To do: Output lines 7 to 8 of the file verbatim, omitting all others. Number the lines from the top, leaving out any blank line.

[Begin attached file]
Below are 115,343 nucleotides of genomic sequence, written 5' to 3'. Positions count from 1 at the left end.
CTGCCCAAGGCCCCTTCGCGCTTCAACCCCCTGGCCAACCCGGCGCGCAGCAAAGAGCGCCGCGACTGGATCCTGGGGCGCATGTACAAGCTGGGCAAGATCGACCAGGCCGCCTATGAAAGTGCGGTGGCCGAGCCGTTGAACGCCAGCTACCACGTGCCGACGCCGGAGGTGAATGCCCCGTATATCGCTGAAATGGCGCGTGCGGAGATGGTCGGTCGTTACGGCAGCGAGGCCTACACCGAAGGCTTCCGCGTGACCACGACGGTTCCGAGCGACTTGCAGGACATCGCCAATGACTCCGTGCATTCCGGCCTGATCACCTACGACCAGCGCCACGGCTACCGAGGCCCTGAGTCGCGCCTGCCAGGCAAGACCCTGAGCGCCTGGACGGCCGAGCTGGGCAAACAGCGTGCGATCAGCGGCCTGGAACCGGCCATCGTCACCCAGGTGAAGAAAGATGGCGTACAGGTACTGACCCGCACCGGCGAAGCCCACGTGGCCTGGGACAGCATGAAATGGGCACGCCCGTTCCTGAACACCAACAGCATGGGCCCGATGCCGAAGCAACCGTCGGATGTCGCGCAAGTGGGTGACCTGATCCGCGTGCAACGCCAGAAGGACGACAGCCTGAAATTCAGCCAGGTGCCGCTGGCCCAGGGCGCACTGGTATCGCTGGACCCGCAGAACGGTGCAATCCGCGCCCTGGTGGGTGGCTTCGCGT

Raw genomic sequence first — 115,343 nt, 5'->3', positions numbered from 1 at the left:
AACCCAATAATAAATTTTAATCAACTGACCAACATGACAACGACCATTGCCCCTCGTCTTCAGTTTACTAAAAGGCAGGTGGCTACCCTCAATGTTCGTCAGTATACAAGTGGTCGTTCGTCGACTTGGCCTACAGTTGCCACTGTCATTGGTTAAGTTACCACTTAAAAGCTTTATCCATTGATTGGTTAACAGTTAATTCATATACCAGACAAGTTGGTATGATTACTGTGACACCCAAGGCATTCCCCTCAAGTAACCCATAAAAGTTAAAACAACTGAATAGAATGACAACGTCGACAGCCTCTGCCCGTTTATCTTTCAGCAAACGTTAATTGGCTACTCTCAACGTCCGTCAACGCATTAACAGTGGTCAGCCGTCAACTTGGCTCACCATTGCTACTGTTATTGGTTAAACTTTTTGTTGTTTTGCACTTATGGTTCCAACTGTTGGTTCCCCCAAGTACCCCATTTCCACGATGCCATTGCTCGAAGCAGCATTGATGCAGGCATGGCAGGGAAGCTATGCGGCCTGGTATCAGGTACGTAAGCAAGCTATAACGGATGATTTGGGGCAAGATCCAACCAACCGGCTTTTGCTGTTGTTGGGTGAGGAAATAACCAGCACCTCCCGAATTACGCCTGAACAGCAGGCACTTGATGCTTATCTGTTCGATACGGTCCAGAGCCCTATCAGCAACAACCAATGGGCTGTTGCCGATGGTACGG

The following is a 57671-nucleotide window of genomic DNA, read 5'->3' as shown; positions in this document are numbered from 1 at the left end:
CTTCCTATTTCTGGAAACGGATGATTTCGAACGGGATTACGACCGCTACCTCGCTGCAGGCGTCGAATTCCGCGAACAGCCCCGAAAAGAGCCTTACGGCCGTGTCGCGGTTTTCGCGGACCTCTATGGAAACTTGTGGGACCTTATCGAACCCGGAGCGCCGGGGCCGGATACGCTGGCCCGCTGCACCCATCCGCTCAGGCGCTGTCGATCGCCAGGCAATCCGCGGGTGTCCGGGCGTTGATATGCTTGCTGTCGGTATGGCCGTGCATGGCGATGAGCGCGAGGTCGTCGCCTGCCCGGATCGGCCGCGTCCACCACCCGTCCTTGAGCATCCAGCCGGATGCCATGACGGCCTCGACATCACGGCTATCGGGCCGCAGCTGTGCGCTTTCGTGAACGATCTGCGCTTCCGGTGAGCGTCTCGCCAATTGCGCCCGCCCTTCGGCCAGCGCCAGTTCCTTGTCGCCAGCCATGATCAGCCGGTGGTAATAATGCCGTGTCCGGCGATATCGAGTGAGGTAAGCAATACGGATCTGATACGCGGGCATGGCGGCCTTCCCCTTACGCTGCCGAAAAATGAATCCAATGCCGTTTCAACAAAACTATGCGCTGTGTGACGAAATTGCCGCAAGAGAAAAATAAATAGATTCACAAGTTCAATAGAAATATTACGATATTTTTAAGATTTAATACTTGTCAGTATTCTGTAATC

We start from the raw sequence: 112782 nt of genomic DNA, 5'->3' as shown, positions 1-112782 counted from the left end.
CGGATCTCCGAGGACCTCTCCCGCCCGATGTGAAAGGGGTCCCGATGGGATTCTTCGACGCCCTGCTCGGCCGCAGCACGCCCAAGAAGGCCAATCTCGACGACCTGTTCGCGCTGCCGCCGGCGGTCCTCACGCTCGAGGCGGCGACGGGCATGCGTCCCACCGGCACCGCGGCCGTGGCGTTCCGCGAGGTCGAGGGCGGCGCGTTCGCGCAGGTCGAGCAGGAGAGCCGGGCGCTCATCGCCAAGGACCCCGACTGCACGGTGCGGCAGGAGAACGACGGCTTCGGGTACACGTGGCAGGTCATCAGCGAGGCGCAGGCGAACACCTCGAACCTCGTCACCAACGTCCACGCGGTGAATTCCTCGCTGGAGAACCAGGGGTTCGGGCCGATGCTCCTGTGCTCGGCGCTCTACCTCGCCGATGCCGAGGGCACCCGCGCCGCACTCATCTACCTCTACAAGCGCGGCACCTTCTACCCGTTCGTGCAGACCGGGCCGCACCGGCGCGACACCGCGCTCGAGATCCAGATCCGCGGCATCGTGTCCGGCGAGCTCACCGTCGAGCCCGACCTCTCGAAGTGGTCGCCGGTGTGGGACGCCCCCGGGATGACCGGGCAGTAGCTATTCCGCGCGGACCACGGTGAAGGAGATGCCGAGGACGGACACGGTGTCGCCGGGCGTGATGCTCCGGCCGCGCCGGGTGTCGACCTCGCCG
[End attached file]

We start from the raw sequence: 112782 nt of genomic DNA, 5'->3' as shown, positions 1-112782 counted from the left end.
CGGATCTCCGAGGACCTCTCCCGCCCGATGTGAAAGGGGTCCCGATGGGATTCTTCGACGCCCTGCTCGGCCGCAGCACGCCCAAGAAGGCCAATCTCGACGACCTGTTCGCGCTGCCGCCGGCGGTCCTCACGCTCGAGGCGGCGACGGGCATGCGTCCCACCGGCACCGCGGCCGTGGCGTTCCGCGAGGTCGAGGGCGGCGCGTTCGCGCAGGTCGAGCAGGAGAGCCGGGCGCTCATCGCCAAGGACCCCGACTGCACGGTGCGGCAGGAGAACGACGGCTTCGGGTACACGTGGCAGGTCATCAGCGAGGCGCAGGCGAACACCTCGAACCTCGTCACCAACGTCCACGCGGTGAATTCCTCGCTGGAGAACCAGGGGTTCGGGCCGATGCTCCTGTGCTCGGCGCTCTACCTCGCCGATGCCGAGGGCACCCGCGCCGCACTCATCTACCTCTACAAGCGCGGCACCTTCTACCCGTTCGTGCAGACCGGGCCGCACCGGCGCGACACCGCGCTCGAGATCCAGATCCGCGGCATCGTGTCCGGCGAGCTCACCGTCGAGCCCGACCTCTCGAAGTGGTCGCCGGTGTGGGACGCCCCCGGGATGACCGGGCAGTAGCTATTCCGCGCGGACCACGGTGAAGGAGATGCCGAGGACGGACACGGTGTCGCCGGGCGTGATGCTCCGGCCGCGCCGGGTGTCGACCTCGCCG